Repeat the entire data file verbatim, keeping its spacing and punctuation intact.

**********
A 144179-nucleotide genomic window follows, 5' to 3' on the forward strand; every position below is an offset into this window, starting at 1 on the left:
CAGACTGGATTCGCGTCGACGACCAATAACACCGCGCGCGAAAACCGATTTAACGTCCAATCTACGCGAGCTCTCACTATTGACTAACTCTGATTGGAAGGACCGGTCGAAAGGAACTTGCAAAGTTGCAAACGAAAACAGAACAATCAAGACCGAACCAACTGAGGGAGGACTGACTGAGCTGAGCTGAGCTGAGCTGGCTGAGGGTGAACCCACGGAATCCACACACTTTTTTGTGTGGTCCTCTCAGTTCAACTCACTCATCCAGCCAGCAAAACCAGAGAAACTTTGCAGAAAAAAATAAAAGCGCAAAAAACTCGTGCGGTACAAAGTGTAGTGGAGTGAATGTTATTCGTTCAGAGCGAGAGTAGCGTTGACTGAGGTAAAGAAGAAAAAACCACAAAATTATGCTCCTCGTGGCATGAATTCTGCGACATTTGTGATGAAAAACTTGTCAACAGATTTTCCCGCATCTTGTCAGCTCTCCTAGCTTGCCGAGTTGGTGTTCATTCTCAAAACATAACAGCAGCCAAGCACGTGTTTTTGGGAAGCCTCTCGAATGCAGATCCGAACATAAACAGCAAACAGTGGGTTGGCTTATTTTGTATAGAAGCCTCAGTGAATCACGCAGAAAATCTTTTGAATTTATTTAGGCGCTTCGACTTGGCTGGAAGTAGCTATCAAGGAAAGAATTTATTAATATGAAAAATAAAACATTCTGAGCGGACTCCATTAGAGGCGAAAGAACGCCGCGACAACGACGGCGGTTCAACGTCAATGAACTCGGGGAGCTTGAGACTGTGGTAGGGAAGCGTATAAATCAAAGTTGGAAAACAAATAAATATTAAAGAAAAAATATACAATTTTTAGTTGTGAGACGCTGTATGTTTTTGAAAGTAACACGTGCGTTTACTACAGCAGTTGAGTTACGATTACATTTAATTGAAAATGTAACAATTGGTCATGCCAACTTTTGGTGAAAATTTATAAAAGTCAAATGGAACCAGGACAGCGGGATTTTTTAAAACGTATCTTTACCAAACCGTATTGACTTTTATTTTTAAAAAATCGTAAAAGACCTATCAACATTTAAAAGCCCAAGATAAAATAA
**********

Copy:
A 144179-nucleotide genomic window follows, 5' to 3' on the forward strand; every position below is an offset into this window, starting at 1 on the left:
CAGACTGGATTCGCGTCGACGACCAATAACACCGCGCGCGAAAACCGATTTAACGTCCAATCTACGCGAGCTCTCACTATTGACTAACTCTGATTGGAAGGACCGGTCGAAAGGAACTTGCAAAGTTGCAAACGAAAACAGAACAATCAAGACCGAACCAACTGAGGGAGGACTGACTGAGCTGAGCTGAGCTGAGCTGGCTGAGGGTGAACCCACGGAATCCACACACTTTTTTGTGTGGTCCTCTCAGTTCAACTCACTCATCCAGCCAGCAAAACCAGAGAAACTTTGCAGAAAAAAATAAAAGCGCAAAAAACTCGTGCGGTACAAAGTGTAGTGGAGTGAATGTTATTCGTTCAGAGCGAGAGTAGCGTTGACTGAGGTAAAGAAGAAAAAACCACAAAATTATGCTCCTCGTGGCATGAATTCTGCGACATTTGTGATGAAAAACTTGTCAACAGATTTTCCCGCATCTTGTCAGCTCTCCTAGCTTGCCGAGTTGGTGTTCATTCTCAAAACATAACAGCAGCCAAGCACGTGTTTTTGGGAAGCCTCTCGAATGCAGATCCGAACATAAACAGCAAACAGTGGGTTGGCTTATTTTGTATAGAAGCCTCAGTGAATCACGCAGAAAATCTTTTGAATTTATTTAGGCGCTTCGACTTGGCTGGAAGTAGCTATCAAGGAAAGAATTTATTAATATGAAAAATAAAACATTCTGAGCGGACTCCATTAGAGGCGAAAGAACGCCGCGACAACGACGGCGGTTCAACGTCAATGAACTCGGGGAGCTTGAGACTGTGGTAGGGAAGCGTATAAATCAAAGTTGGAAAACAAATAAATATTAAAGAAAAAATATACAATTTTTAGTTGTGAGACGCTGTATGTTTTTGAAAGTAACACGTGCGTTTACTACAGCAGTTGAGTTACGATTACATTTAATTGAAAATGTAACAATTGGTCATGCCAACTTTTGGTGAAAATTTATAAAAGTCAAATGGAACCAGGACAGCGGGATTTTTTAAAACGTATCTTTACCAAACCGTATTGACTTTTATTTTTAAAAAATCGTAAAAGACCTATCAACATTTAAAAGCCCAAGATAAAATAA